Originally Posted by itsnevertoolate
I am 58 years old have a MHR of 188bpm and a RHR of 57bpm. What then is my 'lactate threshold heart rate' and how do I determine it?
That's a very complicated issue and there is no simple answer. The fact that you apparently actually know your HRmax and give a resting (first thing on awakening in the am?), means you might be anticipating using the Kivornen formula.
I've found this to be representative of the situation: (from
"While many athletic-minded people think that lactate threshold coincides with about 90 per cent of maximal heart rate, the truth is that it varies tremendously from person to person, and of course it also varies according to your fitness level. If you're a real stud, your LTHR (lactate-threshold heart rate) might actually be at 95 per cent of MHR; if you're a beginner, it could be at 65 to 70 per cent. If you're neither, LTHR could be nearly anywhere, depending on your previous training, overall fitness, and individual characteristics."
Many articles will state it's 80% for the moderately fit and 85% for a very fit. The Kivornan approach (described in the article linked above) attempts to adjust the LTHR for the fact that when you train at or above it, the LTHR increases and your resting HR decreases. So Kivornen formula gets a new value every time you get a different resting HR. if slavishly stay at the same HR, you'll decondition.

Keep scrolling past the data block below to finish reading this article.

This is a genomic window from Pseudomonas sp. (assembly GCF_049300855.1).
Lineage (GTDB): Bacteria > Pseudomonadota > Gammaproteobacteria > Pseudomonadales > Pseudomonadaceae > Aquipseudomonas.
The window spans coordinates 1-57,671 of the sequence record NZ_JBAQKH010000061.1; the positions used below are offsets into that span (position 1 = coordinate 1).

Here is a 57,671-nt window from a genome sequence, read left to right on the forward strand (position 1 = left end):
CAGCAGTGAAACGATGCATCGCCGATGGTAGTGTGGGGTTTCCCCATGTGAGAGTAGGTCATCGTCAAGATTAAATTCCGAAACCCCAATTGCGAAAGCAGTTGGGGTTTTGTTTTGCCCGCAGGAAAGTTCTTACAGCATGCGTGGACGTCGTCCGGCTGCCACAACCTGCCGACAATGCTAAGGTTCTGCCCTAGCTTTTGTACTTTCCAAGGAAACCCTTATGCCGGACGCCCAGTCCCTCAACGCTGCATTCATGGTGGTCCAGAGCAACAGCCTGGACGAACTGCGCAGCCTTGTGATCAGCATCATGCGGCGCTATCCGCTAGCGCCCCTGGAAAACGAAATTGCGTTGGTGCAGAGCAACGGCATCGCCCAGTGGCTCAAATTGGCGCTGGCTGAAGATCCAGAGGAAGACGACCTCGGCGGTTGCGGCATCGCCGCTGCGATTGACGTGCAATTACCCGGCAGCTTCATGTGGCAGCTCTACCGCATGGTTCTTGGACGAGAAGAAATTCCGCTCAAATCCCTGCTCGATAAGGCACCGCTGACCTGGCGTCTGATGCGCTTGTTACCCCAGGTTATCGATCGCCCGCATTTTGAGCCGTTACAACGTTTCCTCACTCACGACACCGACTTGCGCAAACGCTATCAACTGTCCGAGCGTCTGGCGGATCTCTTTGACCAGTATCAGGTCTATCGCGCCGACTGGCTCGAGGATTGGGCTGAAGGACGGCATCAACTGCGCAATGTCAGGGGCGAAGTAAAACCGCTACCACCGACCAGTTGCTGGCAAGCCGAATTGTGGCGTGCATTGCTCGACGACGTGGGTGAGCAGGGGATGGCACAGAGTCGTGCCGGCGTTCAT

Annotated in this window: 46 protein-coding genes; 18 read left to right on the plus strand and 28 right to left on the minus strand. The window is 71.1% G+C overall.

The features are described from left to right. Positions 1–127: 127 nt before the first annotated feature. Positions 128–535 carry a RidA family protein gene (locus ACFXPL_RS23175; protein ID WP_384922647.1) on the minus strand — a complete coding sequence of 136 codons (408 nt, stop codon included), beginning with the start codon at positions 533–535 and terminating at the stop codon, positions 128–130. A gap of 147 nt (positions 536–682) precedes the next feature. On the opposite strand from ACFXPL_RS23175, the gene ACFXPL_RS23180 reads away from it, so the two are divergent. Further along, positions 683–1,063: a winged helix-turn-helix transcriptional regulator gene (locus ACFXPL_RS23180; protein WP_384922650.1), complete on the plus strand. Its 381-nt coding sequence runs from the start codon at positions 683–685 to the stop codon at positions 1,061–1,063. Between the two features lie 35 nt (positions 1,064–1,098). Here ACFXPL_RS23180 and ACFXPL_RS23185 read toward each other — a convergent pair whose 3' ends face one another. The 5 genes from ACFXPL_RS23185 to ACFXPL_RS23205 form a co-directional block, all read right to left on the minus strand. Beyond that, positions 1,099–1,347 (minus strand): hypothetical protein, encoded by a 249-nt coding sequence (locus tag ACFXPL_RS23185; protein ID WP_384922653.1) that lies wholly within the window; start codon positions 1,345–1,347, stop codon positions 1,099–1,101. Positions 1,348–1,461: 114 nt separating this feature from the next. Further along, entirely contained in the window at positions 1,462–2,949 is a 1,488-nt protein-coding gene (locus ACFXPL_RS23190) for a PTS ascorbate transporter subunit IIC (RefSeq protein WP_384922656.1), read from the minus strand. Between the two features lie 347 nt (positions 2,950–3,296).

I try to spend time above 85% and even 90%.
Not a bad discussion on the subject in one of my favorite exercise/nutrition physiology books which can be read here for free yet:
It starts around page 489.
The pros like Armstrong actually get their blood drawn and compare lactic acid concentration with power generated. They apparently make kits to do that your self.
On the 220-age formula. If you are going to use that, forget it and just ride hard. There are at least four formulas and that one is probably the worst. It gives a value 22 to 24 below my measured max. (actual 172-174 at age 70 compared to a calculated of 150). I've been seeing 172/174 for around 6 years now. It doesn't necessarily decrease with age if you are fit.
Here are three of the four:
"Formula #1: The first formula involves simply subtracting your age from the number 220 (for men) or from 226 (for women). This method is preferred for beginning runners, those who have been leading a sedentary lifestyle. MarathonGuide.com Simple Heart Zones Calculator
Formula #2: The second formula is very similar, but is preferable for those who are already quite active. For this formula, simply subtract half of your age from the number 205.
Formula #3: The third formula runs along the same vein as the two preceding it. For men, subtract 80% of your age from the number 214. For women, subtract 70% of your age from the number 209. "
Number 2 gets the closest to mine, but it's coincidence.
Getting your HR above LTHR really has an impact. I've never measured my true resting HR. My HR at rest is typically around 57 or so after sitting a few minutes. The day before my annual physical I had spent close to 45minutes above 80% and a significant amount above 85. The good doctor had me scheduled for an electrocardiogram.
I'm laying on the couch while the technician hooks up the probes and she runs the electrocardiogram. She exclaims "your heart rate is 47!". I was as surprised as she was.